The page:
• Fri July 06 2007
  • Posted Jul 6, 2007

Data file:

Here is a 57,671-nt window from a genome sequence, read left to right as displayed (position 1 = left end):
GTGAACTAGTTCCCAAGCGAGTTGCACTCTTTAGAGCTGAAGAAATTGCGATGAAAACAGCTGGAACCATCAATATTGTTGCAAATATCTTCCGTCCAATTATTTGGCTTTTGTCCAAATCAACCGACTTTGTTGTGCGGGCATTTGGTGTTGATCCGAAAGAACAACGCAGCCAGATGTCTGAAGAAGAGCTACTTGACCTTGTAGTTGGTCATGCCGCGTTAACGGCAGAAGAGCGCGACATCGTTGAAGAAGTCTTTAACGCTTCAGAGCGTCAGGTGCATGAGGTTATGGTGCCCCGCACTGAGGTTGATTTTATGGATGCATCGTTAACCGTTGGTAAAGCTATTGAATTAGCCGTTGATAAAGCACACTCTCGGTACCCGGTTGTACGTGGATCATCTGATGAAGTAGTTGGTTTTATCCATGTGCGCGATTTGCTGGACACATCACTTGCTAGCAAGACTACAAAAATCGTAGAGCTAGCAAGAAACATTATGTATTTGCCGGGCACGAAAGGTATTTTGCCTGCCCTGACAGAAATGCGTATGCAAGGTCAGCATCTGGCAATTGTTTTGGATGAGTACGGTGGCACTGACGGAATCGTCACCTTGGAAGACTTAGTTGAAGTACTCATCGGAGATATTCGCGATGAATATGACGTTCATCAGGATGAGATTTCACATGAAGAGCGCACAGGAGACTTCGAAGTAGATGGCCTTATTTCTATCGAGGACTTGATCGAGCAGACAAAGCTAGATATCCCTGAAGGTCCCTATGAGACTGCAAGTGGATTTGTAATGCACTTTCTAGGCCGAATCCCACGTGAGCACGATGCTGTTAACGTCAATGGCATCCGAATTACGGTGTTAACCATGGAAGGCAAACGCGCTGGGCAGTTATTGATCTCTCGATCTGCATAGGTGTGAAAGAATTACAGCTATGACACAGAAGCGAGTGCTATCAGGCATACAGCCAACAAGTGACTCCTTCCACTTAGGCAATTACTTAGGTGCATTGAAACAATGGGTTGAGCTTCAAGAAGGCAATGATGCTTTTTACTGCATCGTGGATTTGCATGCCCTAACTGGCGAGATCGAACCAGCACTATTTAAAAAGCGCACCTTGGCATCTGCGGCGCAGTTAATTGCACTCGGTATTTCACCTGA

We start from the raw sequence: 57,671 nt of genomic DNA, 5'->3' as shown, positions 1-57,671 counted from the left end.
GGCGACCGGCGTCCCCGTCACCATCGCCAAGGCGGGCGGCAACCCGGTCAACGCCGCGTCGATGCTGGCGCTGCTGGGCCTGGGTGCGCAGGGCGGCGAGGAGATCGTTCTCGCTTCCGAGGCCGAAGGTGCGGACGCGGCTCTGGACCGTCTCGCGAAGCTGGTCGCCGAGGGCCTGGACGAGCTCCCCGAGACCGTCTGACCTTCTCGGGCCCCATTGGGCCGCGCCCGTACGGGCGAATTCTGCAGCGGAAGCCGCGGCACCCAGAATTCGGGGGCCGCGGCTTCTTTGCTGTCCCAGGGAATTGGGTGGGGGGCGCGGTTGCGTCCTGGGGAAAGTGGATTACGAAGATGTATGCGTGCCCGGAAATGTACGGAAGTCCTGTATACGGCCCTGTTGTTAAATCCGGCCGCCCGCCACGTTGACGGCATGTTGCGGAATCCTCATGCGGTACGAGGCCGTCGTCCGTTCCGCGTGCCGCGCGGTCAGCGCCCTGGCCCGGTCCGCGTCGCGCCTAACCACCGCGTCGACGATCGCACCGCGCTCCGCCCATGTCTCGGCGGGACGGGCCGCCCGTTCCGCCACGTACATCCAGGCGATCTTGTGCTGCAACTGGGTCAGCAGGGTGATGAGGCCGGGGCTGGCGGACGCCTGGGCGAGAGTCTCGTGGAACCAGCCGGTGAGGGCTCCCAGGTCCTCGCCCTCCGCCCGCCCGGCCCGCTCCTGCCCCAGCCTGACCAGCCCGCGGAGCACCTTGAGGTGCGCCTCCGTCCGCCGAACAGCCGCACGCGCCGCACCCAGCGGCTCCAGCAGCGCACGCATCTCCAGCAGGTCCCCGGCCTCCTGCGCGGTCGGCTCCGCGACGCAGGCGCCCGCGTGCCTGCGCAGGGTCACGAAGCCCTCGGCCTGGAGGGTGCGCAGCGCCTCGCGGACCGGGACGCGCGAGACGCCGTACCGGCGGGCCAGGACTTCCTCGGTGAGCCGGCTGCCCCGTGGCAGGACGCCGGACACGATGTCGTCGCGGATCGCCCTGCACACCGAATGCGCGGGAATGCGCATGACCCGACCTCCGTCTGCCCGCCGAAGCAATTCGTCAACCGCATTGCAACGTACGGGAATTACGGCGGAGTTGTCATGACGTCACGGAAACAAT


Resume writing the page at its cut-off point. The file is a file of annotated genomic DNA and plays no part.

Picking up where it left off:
Council endorsed Yes to Destiny, now residents will have choice By JARED STRONG REGISTER STAFF WRITER Voters in Dallas, Polk and Warren counties Tuesday will consider a 10-year, $750 million sales tax increase that supporters say is essential to economic development in the region. The West Des Moines City Council agreed 3-2 in March to support the Yes to Destiny plan, which would pump about $25 million per year into quality-of-life attractions such as Blank Park Zoo and area bicycle trails. A 15-member appointed panel would oversee how the money is spent. Under the plan, a third of the money would go toward property tax reduction, and another third would be spent at the discretion of municipal leaders. The West Des Moines council would spend it's roughly $2.6 million annual cut on municipal improvements, parks, recreation, the library and human services. West Des Moines is seen as a key player in the tax campaign because of Jordan Creek Town Center. Taxable sales jumped 88 percent in Dallas County in the first four months the mall was open in 2004. Councilmen Ted Ohmart and Brad Olson voted against Yes to Destiny so that the city could keep more of the money of the tax increase is approved. They wanted to devote 15 percent to the appointed group, 35 percent to property tax relief and 50 percent to city priorities. "I support regionalism, and I support metro cooperation. But it's wrong to think 'If we don't support it, we kill it,' " Olson said before the March vote. "I'd love to vote for it, but I can't with the current formula." Councilwoman Loretta Sieman said the biggest issue for voters to overcome is that Yes to Destiny is a tax increase. "People are not wanting a tax, and I don't think they really believe it will relieve property taxes," she said. "What is the overriding issue we are talking about? I'm talking about the quality of life for our children." Des Moines metro-area cities already contribute money to regional attractions, such as the Iowa Events Center and Principal Park, through Bravo Greater Des Moines, an offshoot of the Yes to Destiny planners that spends primarily money for hotel taxes. If Yes to Destiny passes, cities no longer will be required to finance Bravo. Supporters tout the tax increase as a way to reduce property taxes, but opponents say sales taxes hit poor people hardest. Union official Dan Albritton said the result of Yes to Destiny would be a net tax increase for most families. More than 40 communities have signed the agreement, but four Dallas County cities and the county government have rejected the plan. If the tax increase in approved unincorporated portions of Dallas County and Adel, Dexter and Woodward would contribute 20 percent to a county authority and keep the other 80 percent. Waukee city leaders decided to keep 90 percent of the money and contribute the remaining 10 percent to regional attractions. Dallas County Supervisors voted to keep residents in the county from voting as a bloc, which creates the possibility that West Des Moines, Clive and Urbandale - all in both Dallas and Polk counties - could pass the tax in one part of the city, but not the other. Reporter Jared Strong can be reached at (515) 284-8075 or

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